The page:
After his return to Maryland in 1781, Cheston spent two years attempting to collect pre-war debts for Stevenson, Randolph, & Cheston. In 1784 Cheston resumed trade activities with William Randolph and appeared to be connected in business with his brother-in-law John Galloway. There are letters from both men in Cheston's papers. Another correspondent was George Chalmers who wrote of negotiating Loyalist claims (1784) and of writing a history of the revolution (1789). Cheston's most frequent correspondents after the war were his sister Francina Augustina [Cheston] Bensley and her husband, actor Robert Bensley. They wrote of their activities in England. In 1787 Cheston built a house on Watkins Neck (now part of Ivy Neck) in Anne Arundel County. There are some bills and receipts for the work and also an undated notebook with a carpenter's measurements of James Cheston's house. Cheston was also involved in a dispute between John Lynch and Daniel Carroll, the details of which are explained by Walter Hall in a letter (1774 December 21). Cheston's papers include accounts relating to this dispute.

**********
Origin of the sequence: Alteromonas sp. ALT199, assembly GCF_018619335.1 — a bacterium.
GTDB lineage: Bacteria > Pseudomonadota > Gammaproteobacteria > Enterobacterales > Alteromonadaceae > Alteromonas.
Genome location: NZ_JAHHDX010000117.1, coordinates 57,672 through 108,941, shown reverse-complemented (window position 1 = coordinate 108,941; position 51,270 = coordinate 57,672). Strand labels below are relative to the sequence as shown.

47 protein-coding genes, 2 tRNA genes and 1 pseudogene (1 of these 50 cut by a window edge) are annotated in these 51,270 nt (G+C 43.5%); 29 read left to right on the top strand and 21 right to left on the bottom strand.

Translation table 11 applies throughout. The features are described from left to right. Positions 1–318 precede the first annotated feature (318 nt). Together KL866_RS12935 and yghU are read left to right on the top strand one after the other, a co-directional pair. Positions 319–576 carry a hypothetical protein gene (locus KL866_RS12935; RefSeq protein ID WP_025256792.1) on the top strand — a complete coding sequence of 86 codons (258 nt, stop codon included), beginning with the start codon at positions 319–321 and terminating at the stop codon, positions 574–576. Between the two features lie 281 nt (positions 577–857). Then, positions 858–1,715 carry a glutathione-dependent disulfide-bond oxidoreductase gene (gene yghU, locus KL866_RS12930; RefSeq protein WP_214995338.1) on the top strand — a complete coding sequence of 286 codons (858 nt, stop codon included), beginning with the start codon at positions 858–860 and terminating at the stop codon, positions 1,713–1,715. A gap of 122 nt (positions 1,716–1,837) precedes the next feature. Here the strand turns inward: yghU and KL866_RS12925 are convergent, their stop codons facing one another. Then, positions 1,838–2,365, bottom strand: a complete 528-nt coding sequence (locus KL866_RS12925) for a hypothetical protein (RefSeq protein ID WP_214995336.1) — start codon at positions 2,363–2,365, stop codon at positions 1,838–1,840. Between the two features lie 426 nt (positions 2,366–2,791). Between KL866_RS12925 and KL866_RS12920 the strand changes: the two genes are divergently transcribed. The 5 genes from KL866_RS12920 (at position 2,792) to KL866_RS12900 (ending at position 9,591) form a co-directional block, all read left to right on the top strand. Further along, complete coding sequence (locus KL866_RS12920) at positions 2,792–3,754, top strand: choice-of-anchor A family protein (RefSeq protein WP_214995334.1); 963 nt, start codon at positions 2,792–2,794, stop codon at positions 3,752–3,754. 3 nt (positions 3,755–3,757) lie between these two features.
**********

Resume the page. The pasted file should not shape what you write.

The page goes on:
Anne [Galloway] Cheston Papers